Ribotyping Easily Fills in for Whole Genome Sequencing to Characterize Food-borne Pathogens
Whole genome sequencing is a powerful technique. It can address a wider range of microbes and genetic changes than can any other technology, and is best for conducting epidemiological studies aimed at determining the source of a widespread outbreak. But a September 2017 poll of 100 food processors by Food Safety Magazine showed that 93 percent of responding companies said they would not be using WGS. One reason for this reluctance is cost, another is the expertise needed not only to run the sequencing test but also to analyze the data, using current bioinformatics techniques. A third reason is that WGS may be too successful at identification. Any data uncovered would be legally discoverable and reportable to the FDA, whether it ultimately ends up pointing to a pathogen or not.
In this Whitepaper published by Hygiena International, David Sistanich, a technical support specialist for Hygiena with more than 15 years’ experience as a molecular microbiologist, quality control scientist and sales support specialist, explains how ribotyping using the RiboPrinter® System is simple and automated enough that users do not need expertise in its underlying techniques.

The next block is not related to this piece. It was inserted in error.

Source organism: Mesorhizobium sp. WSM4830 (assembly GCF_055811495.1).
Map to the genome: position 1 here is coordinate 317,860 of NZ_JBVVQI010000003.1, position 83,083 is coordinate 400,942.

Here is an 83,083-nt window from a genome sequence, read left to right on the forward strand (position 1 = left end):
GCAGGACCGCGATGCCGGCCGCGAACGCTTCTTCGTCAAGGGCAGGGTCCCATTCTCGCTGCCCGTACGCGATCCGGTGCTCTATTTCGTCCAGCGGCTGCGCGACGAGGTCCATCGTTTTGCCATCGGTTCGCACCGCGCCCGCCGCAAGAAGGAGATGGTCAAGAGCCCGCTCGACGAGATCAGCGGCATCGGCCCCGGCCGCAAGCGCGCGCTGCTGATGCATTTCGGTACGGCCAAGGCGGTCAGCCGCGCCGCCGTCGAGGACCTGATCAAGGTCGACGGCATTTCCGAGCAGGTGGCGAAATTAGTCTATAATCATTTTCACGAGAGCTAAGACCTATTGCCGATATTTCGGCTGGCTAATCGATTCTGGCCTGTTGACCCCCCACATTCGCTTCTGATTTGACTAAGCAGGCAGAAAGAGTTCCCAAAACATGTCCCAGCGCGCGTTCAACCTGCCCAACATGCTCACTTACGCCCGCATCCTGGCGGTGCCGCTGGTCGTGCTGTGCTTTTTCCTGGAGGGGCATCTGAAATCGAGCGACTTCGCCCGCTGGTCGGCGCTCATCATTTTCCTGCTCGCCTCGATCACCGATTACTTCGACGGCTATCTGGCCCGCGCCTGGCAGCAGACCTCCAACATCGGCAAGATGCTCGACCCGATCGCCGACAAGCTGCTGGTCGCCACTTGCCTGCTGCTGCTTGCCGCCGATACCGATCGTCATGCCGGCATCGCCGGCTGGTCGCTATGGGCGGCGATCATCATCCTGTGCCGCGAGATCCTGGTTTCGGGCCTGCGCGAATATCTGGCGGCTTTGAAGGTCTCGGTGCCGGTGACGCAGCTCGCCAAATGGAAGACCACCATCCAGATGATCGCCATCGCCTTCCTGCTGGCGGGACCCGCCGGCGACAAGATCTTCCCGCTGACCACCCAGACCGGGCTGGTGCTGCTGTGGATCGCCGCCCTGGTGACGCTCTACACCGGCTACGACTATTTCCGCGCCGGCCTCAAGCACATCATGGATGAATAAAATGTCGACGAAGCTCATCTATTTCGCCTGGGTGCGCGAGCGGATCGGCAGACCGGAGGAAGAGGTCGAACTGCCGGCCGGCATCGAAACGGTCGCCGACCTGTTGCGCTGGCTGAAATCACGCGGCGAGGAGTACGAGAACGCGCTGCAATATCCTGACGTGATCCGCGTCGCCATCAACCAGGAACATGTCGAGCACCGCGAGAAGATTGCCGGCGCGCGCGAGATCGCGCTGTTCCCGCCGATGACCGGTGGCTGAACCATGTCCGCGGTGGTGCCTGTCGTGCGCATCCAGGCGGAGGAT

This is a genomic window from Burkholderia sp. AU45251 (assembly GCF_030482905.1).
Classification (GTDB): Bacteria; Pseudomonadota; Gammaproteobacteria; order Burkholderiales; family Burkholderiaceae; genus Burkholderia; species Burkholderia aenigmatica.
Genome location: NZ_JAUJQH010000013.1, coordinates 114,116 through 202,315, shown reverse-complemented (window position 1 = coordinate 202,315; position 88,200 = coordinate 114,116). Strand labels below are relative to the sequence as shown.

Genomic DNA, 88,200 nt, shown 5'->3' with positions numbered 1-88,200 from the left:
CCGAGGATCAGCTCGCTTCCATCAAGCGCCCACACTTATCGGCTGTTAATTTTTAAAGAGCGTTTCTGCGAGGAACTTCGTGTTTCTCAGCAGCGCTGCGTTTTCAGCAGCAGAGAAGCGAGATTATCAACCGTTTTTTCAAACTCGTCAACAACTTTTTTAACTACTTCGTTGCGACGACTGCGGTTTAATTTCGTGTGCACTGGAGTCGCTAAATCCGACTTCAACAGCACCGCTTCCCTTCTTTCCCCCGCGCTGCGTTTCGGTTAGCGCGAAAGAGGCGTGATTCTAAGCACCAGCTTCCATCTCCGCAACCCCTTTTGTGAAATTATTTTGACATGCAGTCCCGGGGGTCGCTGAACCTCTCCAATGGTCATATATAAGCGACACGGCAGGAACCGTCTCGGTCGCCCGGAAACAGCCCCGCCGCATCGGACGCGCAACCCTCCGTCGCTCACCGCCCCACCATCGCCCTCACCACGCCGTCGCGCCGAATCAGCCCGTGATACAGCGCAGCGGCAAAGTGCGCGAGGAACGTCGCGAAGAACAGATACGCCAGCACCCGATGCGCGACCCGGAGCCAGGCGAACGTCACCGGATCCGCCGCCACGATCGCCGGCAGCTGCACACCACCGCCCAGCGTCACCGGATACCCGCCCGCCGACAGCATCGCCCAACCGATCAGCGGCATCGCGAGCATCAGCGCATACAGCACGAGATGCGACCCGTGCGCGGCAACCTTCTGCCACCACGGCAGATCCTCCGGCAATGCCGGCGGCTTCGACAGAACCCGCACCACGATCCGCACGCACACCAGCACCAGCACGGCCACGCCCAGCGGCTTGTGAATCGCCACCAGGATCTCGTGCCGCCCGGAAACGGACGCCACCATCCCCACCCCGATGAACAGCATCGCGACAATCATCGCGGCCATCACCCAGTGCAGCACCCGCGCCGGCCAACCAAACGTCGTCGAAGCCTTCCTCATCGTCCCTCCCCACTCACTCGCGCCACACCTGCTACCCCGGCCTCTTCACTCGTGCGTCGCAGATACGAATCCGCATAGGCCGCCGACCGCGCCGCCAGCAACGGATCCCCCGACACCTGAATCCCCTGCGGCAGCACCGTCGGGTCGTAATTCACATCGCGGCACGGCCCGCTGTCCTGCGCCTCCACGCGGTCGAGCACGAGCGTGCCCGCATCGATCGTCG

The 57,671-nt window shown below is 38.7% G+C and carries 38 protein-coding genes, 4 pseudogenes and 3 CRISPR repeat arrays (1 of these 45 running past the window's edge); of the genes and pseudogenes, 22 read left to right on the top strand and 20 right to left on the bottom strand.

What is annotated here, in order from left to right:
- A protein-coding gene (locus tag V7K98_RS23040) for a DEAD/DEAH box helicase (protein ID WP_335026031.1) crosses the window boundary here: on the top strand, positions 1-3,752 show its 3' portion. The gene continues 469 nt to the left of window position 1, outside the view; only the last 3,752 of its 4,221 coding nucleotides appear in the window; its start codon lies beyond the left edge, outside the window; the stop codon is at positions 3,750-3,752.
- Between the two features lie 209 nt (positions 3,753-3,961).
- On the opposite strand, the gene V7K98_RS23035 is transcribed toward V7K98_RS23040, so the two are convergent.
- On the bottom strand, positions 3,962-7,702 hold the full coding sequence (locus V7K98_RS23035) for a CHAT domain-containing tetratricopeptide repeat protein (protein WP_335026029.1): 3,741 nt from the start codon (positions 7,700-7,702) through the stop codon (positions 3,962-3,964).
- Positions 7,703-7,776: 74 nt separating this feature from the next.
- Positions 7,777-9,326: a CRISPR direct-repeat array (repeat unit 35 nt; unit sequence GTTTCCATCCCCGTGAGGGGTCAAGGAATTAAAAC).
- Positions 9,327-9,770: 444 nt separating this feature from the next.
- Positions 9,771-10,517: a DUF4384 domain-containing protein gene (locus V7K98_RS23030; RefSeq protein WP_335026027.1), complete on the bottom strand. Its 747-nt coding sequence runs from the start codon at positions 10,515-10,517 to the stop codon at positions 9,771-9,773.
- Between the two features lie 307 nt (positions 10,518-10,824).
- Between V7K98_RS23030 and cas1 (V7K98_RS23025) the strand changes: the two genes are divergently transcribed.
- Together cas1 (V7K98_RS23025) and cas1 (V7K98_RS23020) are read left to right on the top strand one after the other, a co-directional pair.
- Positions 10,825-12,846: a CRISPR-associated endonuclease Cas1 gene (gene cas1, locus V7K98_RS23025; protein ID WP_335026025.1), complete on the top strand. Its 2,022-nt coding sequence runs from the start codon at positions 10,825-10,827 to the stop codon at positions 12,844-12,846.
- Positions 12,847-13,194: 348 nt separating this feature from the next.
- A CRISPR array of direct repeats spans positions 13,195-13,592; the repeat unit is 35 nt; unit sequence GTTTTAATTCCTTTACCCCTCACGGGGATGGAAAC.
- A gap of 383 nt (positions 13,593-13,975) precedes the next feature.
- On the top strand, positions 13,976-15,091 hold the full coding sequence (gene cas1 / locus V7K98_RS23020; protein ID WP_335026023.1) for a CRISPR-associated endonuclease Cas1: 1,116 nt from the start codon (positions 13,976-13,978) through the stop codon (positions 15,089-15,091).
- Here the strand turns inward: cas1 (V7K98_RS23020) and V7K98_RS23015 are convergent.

It is a powerful, cost-effective and labor saving addition to any microbial analysis and could provide a valuable alternative to a WGS laboratory as an important component of an overall food safety plan to protect the world’s food supply against pathogens. These ever-evolving technologies are allowing government agencies to do their job of identifying potential worldwide outbreaks, and for food processors to do their job of protecting their supply chains, improve their food safety plans and ultimately protect consumers.
Date Published: 6th December 2018
Source article link: Hygiena International Ltd
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